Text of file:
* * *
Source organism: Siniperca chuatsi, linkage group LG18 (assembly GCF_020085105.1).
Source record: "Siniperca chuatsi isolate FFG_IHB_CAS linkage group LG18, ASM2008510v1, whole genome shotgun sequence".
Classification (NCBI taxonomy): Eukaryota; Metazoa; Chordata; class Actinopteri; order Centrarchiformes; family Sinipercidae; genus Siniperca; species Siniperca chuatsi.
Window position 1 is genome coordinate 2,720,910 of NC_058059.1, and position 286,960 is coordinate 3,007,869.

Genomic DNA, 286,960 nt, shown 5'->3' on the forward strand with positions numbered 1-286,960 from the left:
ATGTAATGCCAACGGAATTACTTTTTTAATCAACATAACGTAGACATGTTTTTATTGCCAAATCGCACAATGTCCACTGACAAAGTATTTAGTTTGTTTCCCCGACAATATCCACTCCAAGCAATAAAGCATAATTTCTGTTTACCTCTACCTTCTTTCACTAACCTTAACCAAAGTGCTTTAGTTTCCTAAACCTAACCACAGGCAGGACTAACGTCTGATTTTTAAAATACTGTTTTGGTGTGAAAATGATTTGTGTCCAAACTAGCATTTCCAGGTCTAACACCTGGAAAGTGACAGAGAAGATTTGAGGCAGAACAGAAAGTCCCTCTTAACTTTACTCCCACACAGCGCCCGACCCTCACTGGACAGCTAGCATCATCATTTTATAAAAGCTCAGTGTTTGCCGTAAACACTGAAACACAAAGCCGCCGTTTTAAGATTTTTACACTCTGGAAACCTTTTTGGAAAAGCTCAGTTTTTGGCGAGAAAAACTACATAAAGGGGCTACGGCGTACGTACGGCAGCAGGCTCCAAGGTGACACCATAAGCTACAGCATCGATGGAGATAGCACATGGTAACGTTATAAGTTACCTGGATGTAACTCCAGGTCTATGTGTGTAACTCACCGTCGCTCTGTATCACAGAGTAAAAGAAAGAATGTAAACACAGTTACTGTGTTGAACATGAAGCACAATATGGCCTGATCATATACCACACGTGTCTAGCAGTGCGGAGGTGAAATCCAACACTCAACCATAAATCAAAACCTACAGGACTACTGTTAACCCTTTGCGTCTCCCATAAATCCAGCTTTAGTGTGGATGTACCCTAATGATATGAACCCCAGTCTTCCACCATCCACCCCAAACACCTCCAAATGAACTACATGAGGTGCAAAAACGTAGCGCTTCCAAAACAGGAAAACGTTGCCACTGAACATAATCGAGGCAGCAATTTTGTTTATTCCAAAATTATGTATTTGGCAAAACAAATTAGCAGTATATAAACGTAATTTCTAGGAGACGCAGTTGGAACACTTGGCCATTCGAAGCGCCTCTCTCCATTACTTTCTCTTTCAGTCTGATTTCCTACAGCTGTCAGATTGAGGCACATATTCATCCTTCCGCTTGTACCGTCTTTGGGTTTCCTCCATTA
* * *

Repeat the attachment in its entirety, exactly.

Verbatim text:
Source organism: Siniperca chuatsi, linkage group LG18 (assembly GCF_020085105.1).
Source record: "Siniperca chuatsi isolate FFG_IHB_CAS linkage group LG18, ASM2008510v1, whole genome shotgun sequence".
Classification (NCBI taxonomy): Eukaryota; Metazoa; Chordata; class Actinopteri; order Centrarchiformes; family Sinipercidae; genus Siniperca; species Siniperca chuatsi.
Window position 1 is genome coordinate 2,720,910 of NC_058059.1, and position 286,960 is coordinate 3,007,869.

Genomic DNA, 286,960 nt, shown 5'->3' on the forward strand with positions numbered 1-286,960 from the left:
ATGTAATGCCAACGGAATTACTTTTTTAATCAACATAACGTAGACATGTTTTTATTGCCAAATCGCACAATGTCCACTGACAAAGTATTTAGTTTGTTTCCCCGACAATATCCACTCCAAGCAATAAAGCATAATTTCTGTTTACCTCTACCTTCTTTCACTAACCTTAACCAAAGTGCTTTAGTTTCCTAAACCTAACCACAGGCAGGACTAACGTCTGATTTTTAAAATACTGTTTTGGTGTGAAAATGATTTGTGTCCAAACTAGCATTTCCAGGTCTAACACCTGGAAAGTGACAGAGAAGATTTGAGGCAGAACAGAAAGTCCCTCTTAACTTTACTCCCACACAGCGCCCGACCCTCACTGGACAGCTAGCATCATCATTTTATAAAAGCTCAGTGTTTGCCGTAAACACTGAAACACAAAGCCGCCGTTTTAAGATTTTTACACTCTGGAAACCTTTTTGGAAAAGCTCAGTTTTTGGCGAGAAAAACTACATAAAGGGGCTACGGCGTACGTACGGCAGCAGGCTCCAAGGTGACACCATAAGCTACAGCATCGATGGAGATAGCACATGGTAACGTTATAAGTTACCTGGATGTAACTCCAGGTCTATGTGTGTAACTCACCGTCGCTCTGTATCACAGAGTAAAAGAAAGAATGTAAACACAGTTACTGTGTTGAACATGAAGCACAATATGGCCTGATCATATACCACACGTGTCTAGCAGTGCGGAGGTGAAATCCAACACTCAACCATAAATCAAAACCTACAGGACTACTGTTAACCCTTTGCGTCTCCCATAAATCCAGCTTTAGTGTGGATGTACCCTAATGATATGAACCCCAGTCTTCCACCATCCACCCCAAACACCTCCAAATGAACTACATGAGGTGCAAAAACGTAGCGCTTCCAAAACAGGAAAACGTTGCCACTGAACATAATCGAGGCAGCAATTTTGTTTATTCCAAAATTATGTATTTGGCAAAACAAATTAGCAGTATATAAACGTAATTTCTAGGAGACGCAGTTGGAACACTTGGCCATTCGAAGCGCCTCTCTCCATTACTTTCTCTTTCAGTCTGATTTCCTACAGCTGTCAGATTGAGGCACATATTCATCCTTCCGCTTGTACCGTCTTTGGGTTTCCTCCATTA